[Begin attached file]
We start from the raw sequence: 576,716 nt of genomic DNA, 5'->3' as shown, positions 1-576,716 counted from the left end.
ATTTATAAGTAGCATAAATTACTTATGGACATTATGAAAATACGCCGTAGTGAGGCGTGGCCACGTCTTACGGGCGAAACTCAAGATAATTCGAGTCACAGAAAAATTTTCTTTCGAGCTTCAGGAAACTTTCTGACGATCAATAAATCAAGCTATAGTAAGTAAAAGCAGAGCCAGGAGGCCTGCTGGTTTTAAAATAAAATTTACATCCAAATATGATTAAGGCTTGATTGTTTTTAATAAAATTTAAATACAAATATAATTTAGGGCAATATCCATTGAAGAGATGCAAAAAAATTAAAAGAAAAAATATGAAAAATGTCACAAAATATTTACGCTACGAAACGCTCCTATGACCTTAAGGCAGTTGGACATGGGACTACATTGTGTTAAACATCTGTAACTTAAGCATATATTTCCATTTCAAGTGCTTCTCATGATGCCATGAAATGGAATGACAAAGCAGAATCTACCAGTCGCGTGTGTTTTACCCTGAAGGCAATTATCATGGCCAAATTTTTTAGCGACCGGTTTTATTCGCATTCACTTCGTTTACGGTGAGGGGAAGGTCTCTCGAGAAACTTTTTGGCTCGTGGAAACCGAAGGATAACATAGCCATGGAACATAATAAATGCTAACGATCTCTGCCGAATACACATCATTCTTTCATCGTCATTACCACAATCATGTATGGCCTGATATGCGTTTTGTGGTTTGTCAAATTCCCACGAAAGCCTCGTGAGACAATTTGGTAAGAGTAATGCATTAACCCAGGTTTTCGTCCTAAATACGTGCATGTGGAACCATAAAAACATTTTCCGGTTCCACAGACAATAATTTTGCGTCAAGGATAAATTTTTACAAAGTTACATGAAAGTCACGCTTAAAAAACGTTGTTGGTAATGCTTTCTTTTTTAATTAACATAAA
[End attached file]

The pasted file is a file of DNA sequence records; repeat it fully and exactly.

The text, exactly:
We start from the raw sequence: 576,716 nt of genomic DNA, 5'->3' as shown, positions 1-576,716 counted from the left end.
ATTTATAAGTAGCATAAATTACTTATGGACATTATGAAAATACGCCGTAGTGAGGCGTGGCCACGTCTTACGGGCGAAACTCAAGATAATTCGAGTCACAGAAAAATTTTCTTTCGAGCTTCAGGAAACTTTCTGACGATCAATAAATCAAGCTATAGTAAGTAAAAGCAGAGCCAGGAGGCCTGCTGGTTTTAAAATAAAATTTACATCCAAATATGATTAAGGCTTGATTGTTTTTAATAAAATTTAAATACAAATATAATTTAGGGCAATATCCATTGAAGAGATGCAAAAAAATTAAAAGAAAAAATATGAAAAATGTCACAAAATATTTACGCTACGAAACGCTCCTATGACCTTAAGGCAGTTGGACATGGGACTACATTGTGTTAAACATCTGTAACTTAAGCATATATTTCCATTTCAAGTGCTTCTCATGATGCCATGAAATGGAATGACAAAGCAGAATCTACCAGTCGCGTGTGTTTTACCCTGAAGGCAATTATCATGGCCAAATTTTTTAGCGACCGGTTTTATTCGCATTCACTTCGTTTACGGTGAGGGGAAGGTCTCTCGAGAAACTTTTTGGCTCGTGGAAACCGAAGGATAACATAGCCATGGAACATAATAAATGCTAACGATCTCTGCCGAATACACATCATTCTTTCATCGTCATTACCACAATCATGTATGGCCTGATATGCGTTTTGTGGTTTGTCAAATTCCCACGAAAGCCTCGTGAGACAATTTGGTAAGAGTAATGCATTAACCCAGGTTTTCGTCCTAAATACGTGCATGTGGAACCATAAAAACATTTTCCGGTTCCACAGACAATAATTTTGCGTCAAGGATAAATTTTTACAAAGTTACATGAAAGTCACGCTTAAAAAACGTTGTTGGTAATGCTTTCTTTTTTAATTAACATAAA